BIRD CREEK -- While flogging the water for coho salmon on a cloudless Tuesday morning, my mind drifted back to an email I got years ago when I worked full time as the Anchorage Daily News’ fishing reporter. The email was from a reader, an avid Bird Creek angler who was clearly upset that I had written an article about the excellent coho fishing here along Mile 101 of the Seward Highway.
“How dare you write about my secret spot,” the reader wrote. “Now everybody’s going to be down there!”
That email has been seared into my memory bank, not only because it’s ridiculous to think this creek was ever a secret once the Alaska Department of Fish and Game began stocking it with hatchery smolt decades ago, but also because I think of it every time I come here and fish elbow to elbow with dozens of other anglers trying to limit out on silver salmon.
Tuesday morning was proof that Bird Creek is no secret.
One of the two dozen anglers casting into the semi-glacial water was Bill Kolmer, a Minnesota native who fished next to his wife, Sunae. They camped the night before in an RV at the Bird Creek Campground. They woke up early on their second-to-last day in Alaska and walked down the footpath to fish the high tide.
Thirty minutes after getting her line wet, the Kolmers’ effort paid off. Sunae landed the first salmon of her life, a chrome-bright coho on a Blue Fox Pixee spoon.
“I didn’t know what to expect,” she said. “All I knew was salmon are feisty.”
Three species of salmon can be found here: silvers, pinks and chums. All three are exciting light-tackle salmon. So for inexperienced anglers like Sunae, Bird Creek was the perfect way to discover the feel for reeling in and landing a fish.
“We had no idea what we were doing,” admitted her husband Bill, who spends his summers fishing for sunfish, crappies and perch near the Twin Cities.
'So many fish'
Ray Glory knew exactly what he was doing Tuesday.
A regular at Ship Creek, where the silvers are just now starting to return, the Anchorage angler decided to switch things up and try his luck along the Turnagain Arm. He fished the outgoing tide near Fish and Game’s regulatory marker — about 500 yards upstream of the Seward Highway — and worked his way downstream, flipping a dark purple coho fly on his medium-action spinning rod.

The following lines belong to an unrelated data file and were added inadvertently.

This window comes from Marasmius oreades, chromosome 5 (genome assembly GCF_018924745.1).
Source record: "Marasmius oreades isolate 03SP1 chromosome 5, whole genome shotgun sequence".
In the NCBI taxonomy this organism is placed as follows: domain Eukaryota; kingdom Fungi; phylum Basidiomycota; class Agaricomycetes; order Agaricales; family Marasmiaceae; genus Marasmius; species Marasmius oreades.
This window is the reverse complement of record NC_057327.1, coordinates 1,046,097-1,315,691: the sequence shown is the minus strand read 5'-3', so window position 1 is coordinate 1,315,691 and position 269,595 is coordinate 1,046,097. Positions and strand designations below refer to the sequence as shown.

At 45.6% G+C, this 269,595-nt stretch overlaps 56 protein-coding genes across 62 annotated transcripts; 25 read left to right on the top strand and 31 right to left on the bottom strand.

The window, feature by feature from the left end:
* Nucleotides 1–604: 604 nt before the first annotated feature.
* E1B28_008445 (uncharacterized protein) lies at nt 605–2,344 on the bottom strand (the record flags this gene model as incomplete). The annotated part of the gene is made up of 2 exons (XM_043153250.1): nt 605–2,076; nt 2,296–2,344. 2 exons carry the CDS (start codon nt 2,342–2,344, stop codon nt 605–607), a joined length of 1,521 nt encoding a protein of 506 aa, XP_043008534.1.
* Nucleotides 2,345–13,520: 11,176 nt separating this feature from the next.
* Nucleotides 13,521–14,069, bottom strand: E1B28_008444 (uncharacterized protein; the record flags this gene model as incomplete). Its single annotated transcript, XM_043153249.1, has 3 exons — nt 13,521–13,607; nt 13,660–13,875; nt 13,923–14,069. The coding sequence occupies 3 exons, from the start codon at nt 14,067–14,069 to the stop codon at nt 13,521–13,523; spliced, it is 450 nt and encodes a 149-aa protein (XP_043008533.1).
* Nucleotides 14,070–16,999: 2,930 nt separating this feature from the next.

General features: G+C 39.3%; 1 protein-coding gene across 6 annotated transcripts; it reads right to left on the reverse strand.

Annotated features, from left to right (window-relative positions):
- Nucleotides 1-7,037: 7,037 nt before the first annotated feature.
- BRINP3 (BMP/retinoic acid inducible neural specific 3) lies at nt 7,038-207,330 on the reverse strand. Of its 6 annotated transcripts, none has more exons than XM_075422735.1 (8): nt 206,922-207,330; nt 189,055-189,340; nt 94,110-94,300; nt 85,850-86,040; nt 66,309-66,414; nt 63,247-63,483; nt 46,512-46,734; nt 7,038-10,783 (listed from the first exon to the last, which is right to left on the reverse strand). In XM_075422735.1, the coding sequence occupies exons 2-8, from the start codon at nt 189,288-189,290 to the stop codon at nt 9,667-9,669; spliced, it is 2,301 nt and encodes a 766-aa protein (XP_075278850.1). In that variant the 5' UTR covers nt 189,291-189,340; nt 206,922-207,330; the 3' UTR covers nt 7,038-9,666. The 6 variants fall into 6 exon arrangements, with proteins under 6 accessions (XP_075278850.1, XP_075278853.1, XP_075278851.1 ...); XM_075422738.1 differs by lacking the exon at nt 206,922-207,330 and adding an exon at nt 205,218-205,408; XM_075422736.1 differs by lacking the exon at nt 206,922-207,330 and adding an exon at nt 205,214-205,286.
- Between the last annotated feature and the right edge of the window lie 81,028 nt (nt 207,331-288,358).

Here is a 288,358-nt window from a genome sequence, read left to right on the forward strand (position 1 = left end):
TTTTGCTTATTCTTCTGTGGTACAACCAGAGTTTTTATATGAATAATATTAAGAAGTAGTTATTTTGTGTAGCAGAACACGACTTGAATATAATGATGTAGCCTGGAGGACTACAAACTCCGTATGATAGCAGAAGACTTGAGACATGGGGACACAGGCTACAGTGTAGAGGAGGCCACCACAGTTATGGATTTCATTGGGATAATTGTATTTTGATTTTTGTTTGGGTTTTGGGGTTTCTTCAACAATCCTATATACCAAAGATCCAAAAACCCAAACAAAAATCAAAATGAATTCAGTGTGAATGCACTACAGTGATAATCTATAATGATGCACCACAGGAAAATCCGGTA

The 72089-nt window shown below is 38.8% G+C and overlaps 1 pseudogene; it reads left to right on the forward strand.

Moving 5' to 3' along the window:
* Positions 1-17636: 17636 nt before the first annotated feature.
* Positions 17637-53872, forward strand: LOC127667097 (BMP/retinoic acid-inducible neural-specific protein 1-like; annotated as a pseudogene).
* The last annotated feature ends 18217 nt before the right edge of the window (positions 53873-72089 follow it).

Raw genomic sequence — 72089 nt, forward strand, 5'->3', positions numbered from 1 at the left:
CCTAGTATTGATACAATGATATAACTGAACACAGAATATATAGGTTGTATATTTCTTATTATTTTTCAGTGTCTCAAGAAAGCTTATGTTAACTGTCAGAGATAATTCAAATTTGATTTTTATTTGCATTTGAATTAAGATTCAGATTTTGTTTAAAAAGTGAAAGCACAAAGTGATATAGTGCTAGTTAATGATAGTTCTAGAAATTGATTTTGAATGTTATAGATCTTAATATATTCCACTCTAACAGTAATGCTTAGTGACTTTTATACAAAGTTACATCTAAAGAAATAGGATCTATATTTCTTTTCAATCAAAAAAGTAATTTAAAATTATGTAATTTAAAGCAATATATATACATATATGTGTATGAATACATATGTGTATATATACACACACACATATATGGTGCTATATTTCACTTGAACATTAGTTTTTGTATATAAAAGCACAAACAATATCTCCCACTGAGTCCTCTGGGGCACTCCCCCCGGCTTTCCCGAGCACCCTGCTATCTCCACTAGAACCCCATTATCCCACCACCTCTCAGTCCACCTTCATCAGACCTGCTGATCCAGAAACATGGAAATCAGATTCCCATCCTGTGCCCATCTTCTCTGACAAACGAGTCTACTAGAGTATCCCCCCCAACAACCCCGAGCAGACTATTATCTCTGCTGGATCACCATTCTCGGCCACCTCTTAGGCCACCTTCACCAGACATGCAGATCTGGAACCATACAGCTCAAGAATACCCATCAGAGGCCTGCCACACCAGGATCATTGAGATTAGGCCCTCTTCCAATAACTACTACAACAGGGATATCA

Glory started fishing just after high tide and limited out nearly four hours later. He wouldn’t say the fishing here was hot; he attributed his successful day — three bright silvers and a slew of pinks he caught and released — to the moment he came across a slight bend in the creek where the water ran deep.
“They were stuck along this big rock,” he said. “I nailed 'em.”
Fishing trips like this to Bird Creek should only improve over the next couple of weeks, said Dan Bosch, a Fish and Game biologist for Anchorage, Prince William Sound and the North Gulf Coast.
“At the peak of the run, you’ll have so many fish that they’ll just be hanging out at the bottom of the creek no matter what the tide level is within the fishery,” he said. “Typically that happens around the first or second week in August.”
Bosch has been eagerly awaiting the silvers -- not only at Bird Creek, but also Ship Creek and Campbell Creek. This summer will mark the first time that Bird, Ship and Campbell creek anglers will land cohos raised inside the $98 million William Jack Hernandez Hatchery, a 141,000 square-foot facility in Anchorage that opened in June of 2011.
The life of a silver salmon (Oncorhynchus kisutch) is short: two years in freshwater, one year in saltwater. There is little variation to that schedule, unlike the king salmon, which can spend 1-2 years in freshwater and up to five years in saltwater. As hatchery fry become smolt, they outgrow their tanks and get pumped into much larger tanks where they spend a year and a half. Once their weight reaches 20 to 24 grams -- though less than an ounce, ideal size for surviving the perils of ocean life -- Fish and Game officials transport the smolt aboard one of its sophisticated fish trucks to their final destination.
Some 110,000 coho smolts were released into Bird Creek last July.
“If we could get 10 percent back, that would be great,” Bosch said. “We were coming off some pretty lousy fishing years because of the situation at the hatchery.”